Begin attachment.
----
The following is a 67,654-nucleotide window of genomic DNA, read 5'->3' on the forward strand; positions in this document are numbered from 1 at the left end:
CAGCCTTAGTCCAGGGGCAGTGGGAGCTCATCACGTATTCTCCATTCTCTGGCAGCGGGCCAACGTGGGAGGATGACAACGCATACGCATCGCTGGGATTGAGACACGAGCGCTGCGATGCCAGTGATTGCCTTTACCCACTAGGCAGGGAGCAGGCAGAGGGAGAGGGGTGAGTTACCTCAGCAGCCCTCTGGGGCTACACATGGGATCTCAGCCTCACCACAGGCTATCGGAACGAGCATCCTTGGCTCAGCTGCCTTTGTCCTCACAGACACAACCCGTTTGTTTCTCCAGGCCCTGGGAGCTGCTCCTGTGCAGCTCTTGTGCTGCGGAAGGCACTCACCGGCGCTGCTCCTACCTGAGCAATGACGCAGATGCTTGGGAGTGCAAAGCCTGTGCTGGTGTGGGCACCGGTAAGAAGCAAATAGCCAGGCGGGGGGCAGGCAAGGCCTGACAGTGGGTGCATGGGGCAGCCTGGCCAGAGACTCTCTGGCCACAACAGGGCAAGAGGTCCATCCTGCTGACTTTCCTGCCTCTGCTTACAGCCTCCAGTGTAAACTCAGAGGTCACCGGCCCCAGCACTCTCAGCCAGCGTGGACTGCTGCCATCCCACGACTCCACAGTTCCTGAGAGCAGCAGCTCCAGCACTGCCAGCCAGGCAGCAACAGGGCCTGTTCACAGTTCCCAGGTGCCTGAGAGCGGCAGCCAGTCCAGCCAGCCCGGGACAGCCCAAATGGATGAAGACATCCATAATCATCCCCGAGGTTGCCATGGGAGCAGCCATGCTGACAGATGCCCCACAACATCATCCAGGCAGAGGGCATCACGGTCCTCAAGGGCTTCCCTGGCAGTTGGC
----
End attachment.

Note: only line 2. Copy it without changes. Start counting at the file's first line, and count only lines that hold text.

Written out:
CAGCCTTAGTCCAGGGGCAGTGGGAGCTCATCACGTATTCTCCATTCTCTGGCAGCGGGCCAACGTGGGAGGATGACAACGCATACGCATCGCTGGGATTGAGACACGAGCGCTGCGATGCCAGTGATTGCCTTTACCCACTAGGCAGGGAGCAGGCAGAGGGAGAGGGGTGAGTTACCTCAGCAGCCCTCTGGGGCTACACATGGGATCTCAGCCTCACCACAGGCTATCGGAACGAGCATCCTTGGCTCAGCTGCCTTTGTCCTCACAGACACAACCCGTTTGTTTCTCCAGGCCCTGGGAGCTGCTCCTGTGCAGCTCTTGTGCTGCGGAAGGCACTCACCGGCGCTGCTCCTACCTGAGCAATGACGCAGATGCTTGGGAGTGCAAAGCCTGTGCTGGTGTGGGCACCGGTAAGAAGCAAATAGCCAGGCGGGGGGCAGGCAAGGCCTGACAGTGGGTGCATGGGGCAGCCTGGCCAGAGACTCTCTGGCCACAACAGGGCAAGAGGTCCATCCTGCTGACTTTCCTGCCTCTGCTTACAGCCTCCAGTGTAAACTCAGAGGTCACCGGCCCCAGCACTCTCAGCCAGCGTGGACTGCTGCCATCCCACGACTCCACAGTTCCTGAGAGCAGCAGCTCCAGCACTGCCAGCCAGGCAGCAACAGGGCCTGTTCACAGTTCCCAGGTGCCTGAGAGCGGCAGCCAGTCCAGCCAGCCCGGGACAGCCCAAATGGATGAAGACATCCATAATCATCCCCGAGGTTGCCATGGGAGCAGCCATGCTGACAGATGCCCCACAACATCATCCAGGCAGAGGGCATCACGGTCCTCAAGGGCTTCCCTGGCAGTTGGC